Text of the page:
Mycobacterium kansasii is a slow-growing, photochromogenic, acid-fast nontuberculous mycobacterium (NTM) that was first described as a human pathogen in 1953.1,2 Even though the various NTM are common environmental organisms, M. kansasii has only been isolated from tap water in endemic areas, such as the southeastern and southern coastal states of the U.S.2,3 M. kansasii most typically causes pulmonary (i.e., upper lobe fibrocavity or chronic nodular) disease after organ transplantation, in patients with chronic lymphocytic leukemia and those infected by human immunodeficiency virus; however, it may also rarely manifest as skin and soft tissue, skeletal or disseminated disease.2
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Explore This IssueMay 2021
Disseminated cutaneous infections, characterized by multiple noncontiguous nodular draining skin lesions, are most commonly caused by rapidly growing NTM, such as M. chelonae and M. abscessus complex.2 These patients typically have underlying inflammatory diseases, such as rheumatoid arthritis, and are on chronic steroids, with doses as low as 5 mg of prednisone daily.4 Some slow-growing NTM, mostly commonly M. haemophilum and M. ulcerans, can cause a similar syndrome, but are typically in patients on higher dose steroids or multiple immunosuppressants.2
Biologics, especially anti-tumor necrosis factor (TNF) agents, have radically changed the treatment of inflammatory conditions. These agents have been associated with increased rates of reactivation of latent tuberculosis and de novo NTM infections, attributed to inhibition of the pro-inflammatory cytokine TNF involved in macrophage recruitment and formation of granulomas, which help contain and clear mycobacterial infections.4
Tofacitinib is a Janus kinase (JAK) inhibitor. JAKs are intracellular enzymes involved in signal transmission for cytokines. Tofacitinib primarily inhibits JAK1 and JAK3, and to some degree JAK2, which blocks the effects of interferon (IFN) γ, interleukin (IL) 6, IL-12 and IL-23; this inhibits the differentiation and action of T helper (Th) 1, Th2 and Th17 cells involved in adaptive and innate immune responses.5 Two cases have been reported of NTM pulmonary infections in rheumatoid arthritis patients receiving tofacitinib, in addition to other disease-modifying anti-rheumatic drugs (DMARDs), in a review of phase 2, 3 and long-term extension clinical trial data.6
Ustekinumab is a human IgG monoclonal antibody that binds the p40 protein subunit of IL-12 and IL-23. Both IL-12 and IL-23 are involved in the differentiation of CD4+ T cells to T helper (Th) lineage cells, Th1 cells (a source of IFN- γ) and Th17 cells (a source of IL-17 and TNF), which mediate cellular immunity.7 The risk of NTM infections, specifically M. kansasii, with the use of ustekinumab is unknown. A case was recently reported of an NTM infection (specifically M. abscessus) in a patient with Crohn’s disease treated with ustekinumab monotherapy, which had not been previously reported.8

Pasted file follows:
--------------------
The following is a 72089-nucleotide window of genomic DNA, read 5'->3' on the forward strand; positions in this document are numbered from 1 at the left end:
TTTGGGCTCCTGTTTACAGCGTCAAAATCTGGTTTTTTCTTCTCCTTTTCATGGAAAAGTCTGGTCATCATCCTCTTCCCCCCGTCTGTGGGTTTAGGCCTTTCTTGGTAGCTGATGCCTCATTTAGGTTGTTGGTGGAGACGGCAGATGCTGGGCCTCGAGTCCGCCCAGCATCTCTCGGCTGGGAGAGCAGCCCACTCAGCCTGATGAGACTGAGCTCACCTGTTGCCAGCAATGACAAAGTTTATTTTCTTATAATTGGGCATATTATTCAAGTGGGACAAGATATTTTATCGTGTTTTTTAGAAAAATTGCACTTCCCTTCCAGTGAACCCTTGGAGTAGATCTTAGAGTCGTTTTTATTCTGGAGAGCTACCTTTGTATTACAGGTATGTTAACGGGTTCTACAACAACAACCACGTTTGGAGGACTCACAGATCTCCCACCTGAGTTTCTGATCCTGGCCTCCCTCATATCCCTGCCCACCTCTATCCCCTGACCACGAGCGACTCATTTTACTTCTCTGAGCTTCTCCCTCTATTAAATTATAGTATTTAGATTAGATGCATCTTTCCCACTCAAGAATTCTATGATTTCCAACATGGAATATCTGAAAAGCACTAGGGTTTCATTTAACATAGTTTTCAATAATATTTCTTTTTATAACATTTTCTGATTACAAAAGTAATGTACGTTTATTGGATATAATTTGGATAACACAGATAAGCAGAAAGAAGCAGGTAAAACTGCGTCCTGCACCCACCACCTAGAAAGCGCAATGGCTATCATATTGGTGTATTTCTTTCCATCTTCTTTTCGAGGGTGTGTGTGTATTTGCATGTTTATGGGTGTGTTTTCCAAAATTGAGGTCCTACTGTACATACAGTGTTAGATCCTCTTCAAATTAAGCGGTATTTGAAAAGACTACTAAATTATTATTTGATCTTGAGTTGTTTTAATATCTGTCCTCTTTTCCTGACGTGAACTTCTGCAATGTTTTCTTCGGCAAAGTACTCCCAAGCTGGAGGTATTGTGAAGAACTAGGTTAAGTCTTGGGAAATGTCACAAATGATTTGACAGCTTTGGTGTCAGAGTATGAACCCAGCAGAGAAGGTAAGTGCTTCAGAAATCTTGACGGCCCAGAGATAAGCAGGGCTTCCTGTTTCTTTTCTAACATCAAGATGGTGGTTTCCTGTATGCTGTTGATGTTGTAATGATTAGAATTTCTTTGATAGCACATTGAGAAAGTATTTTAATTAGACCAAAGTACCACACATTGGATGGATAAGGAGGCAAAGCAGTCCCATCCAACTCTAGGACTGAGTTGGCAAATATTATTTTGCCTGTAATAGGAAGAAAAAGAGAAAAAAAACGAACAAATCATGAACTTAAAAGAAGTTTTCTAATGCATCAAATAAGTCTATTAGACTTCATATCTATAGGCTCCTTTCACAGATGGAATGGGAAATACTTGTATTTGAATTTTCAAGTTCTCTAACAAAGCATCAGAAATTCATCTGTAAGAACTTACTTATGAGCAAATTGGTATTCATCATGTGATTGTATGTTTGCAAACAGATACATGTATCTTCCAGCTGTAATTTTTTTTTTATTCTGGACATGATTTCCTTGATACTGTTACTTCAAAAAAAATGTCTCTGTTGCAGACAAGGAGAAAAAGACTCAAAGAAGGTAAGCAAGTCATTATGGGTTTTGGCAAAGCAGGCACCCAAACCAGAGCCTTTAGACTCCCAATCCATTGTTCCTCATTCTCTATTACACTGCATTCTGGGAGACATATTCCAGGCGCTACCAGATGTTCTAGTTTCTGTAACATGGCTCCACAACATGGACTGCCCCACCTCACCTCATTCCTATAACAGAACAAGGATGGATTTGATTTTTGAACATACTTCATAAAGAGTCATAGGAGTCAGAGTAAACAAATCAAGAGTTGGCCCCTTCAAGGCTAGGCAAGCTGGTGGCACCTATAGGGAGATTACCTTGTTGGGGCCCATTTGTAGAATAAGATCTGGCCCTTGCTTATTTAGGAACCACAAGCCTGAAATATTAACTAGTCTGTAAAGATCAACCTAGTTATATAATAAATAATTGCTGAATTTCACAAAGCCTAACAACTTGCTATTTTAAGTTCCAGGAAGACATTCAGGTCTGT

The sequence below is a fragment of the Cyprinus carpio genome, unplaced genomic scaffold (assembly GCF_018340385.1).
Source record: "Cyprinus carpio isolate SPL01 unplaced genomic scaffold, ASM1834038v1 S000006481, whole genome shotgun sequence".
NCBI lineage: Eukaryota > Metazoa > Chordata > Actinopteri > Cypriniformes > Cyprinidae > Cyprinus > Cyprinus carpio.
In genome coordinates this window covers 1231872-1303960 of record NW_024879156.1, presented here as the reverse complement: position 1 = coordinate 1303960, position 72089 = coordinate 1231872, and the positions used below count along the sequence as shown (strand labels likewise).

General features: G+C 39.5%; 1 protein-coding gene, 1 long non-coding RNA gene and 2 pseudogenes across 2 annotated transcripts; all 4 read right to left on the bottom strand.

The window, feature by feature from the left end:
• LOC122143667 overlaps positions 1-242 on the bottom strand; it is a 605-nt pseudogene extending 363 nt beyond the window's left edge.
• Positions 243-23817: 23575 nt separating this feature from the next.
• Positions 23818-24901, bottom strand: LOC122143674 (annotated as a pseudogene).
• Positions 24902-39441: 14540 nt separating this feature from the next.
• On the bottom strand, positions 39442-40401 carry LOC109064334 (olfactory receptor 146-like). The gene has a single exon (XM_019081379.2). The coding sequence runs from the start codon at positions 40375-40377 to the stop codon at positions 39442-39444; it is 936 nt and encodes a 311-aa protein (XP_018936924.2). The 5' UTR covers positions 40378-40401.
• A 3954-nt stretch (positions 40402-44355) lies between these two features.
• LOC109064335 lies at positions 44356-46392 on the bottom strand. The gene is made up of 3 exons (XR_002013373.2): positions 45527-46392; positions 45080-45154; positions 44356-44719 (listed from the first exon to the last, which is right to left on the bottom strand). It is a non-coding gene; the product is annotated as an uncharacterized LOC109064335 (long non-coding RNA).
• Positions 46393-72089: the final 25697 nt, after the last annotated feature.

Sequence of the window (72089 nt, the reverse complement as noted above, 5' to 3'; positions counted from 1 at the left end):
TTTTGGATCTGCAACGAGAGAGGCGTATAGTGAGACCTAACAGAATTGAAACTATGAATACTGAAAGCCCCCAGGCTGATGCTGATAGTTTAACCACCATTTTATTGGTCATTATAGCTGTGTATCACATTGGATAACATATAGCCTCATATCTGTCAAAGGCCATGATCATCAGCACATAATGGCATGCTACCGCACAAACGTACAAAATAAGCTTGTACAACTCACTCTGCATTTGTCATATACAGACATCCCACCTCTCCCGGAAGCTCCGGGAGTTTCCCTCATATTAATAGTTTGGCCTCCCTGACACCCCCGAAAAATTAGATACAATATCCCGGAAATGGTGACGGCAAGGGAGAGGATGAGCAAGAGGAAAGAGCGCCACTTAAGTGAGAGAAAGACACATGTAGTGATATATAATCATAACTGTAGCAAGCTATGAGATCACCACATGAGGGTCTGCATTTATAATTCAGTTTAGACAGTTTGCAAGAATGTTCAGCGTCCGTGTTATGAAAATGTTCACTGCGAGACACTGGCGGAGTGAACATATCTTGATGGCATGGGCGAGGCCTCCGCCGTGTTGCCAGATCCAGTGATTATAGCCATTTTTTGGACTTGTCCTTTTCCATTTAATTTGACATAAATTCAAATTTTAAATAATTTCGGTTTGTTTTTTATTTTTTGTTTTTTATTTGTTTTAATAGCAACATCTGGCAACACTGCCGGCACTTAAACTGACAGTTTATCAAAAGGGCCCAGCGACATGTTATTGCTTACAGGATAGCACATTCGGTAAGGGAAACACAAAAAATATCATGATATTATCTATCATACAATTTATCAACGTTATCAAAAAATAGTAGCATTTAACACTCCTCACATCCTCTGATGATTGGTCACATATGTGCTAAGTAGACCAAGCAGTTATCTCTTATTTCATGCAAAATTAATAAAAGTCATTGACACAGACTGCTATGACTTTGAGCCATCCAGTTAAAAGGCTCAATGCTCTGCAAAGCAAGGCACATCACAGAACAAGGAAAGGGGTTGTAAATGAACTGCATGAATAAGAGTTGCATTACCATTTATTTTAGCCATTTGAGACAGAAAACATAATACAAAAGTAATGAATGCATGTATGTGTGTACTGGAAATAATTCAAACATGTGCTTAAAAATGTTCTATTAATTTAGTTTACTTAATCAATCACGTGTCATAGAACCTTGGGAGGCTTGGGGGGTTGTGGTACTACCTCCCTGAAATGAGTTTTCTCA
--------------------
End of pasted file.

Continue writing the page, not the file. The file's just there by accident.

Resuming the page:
Our patient was on dual biologic therapy for inflammatory bowel disease and seronegative inflammatory arthritis. Her reported duration of treatment with dual biologic therapy, methotrexate, hydroxychloroquine and prednisone before presentation was greater than 10 years. The use of dual biologic therapy is rare for inflammatory bowel disease and inflammatory arthritis, but has been used in cases where patients have refractory disease.9,10 These case series followed small numbers of patients for up to two years, with few reported adverse events.
A recent systematic review and meta-analysis of the use of two biologic DMARDs in rheumatoid arthritis did suggest an increased risk of serious infections and other adverse events.11 Currently, an open-label, phase 4 study is actively enrolling patients to assess triple therapy with vedolizumab, adalimumab and methotrexate in patients with newly diagnosed Crohn’s disease.10 It is unknown if similar studies looking at multiple biologic agents are underway for inflammatory arthritis patients.
Table 1: Initial Laboratory Data
|White blood cell count||7.9 X 103/μL||4.0–9.5 X 103/μL|
|Hemoglobin||11.3 gm/dL||11.7–15.5 gm/dL|
|Platelets||303 X 103/μL||145–357 X 103/μL|
|Sodium||139 mmol/L||135–145 mmol/L|
|Potassium||3.5 mmol/L||3.5–5.0 mmol/L|
|Chloride||98 mmol/L||98–107 mmol/L|
|Bicarbonate||29 mmol/L||22–31 mmol/L|
|Blood urea nitrogen||18 mg/dL||1–18 mg/dL|
|Creatinine||0.67 mg/dL||0.70–1.20 mg/dL|
|Glucose||85 mg/dL||65–199 mg/dL|
|C-reactive protein||31.2 mg/L||≤4.9 mg/L|
|Sedimentation rate||32 mm/hr||0–20 mm/hr|
Our patient had fallen on her hands before her move from Texas. Minor skin breakdown may have served as a point of inoculation that resulted in M. kansasii infection, given its prevalence in tap water in southern states.3 The concomitant use of methotrexate and prednisone with tofacitinib and ustekinumab likely increased her risk of more serious infection. Despite the number of immunosuppressive medications, our patient had very poor control of her inflammatory arthritis symptoms, yet was on a stable regimen for over 10 years without trials of other agents. Coordination between her specialists may have better targeted the organ systems affected by her inflammatory processes, resulting in a more favorable balance of infection risk and symptom control.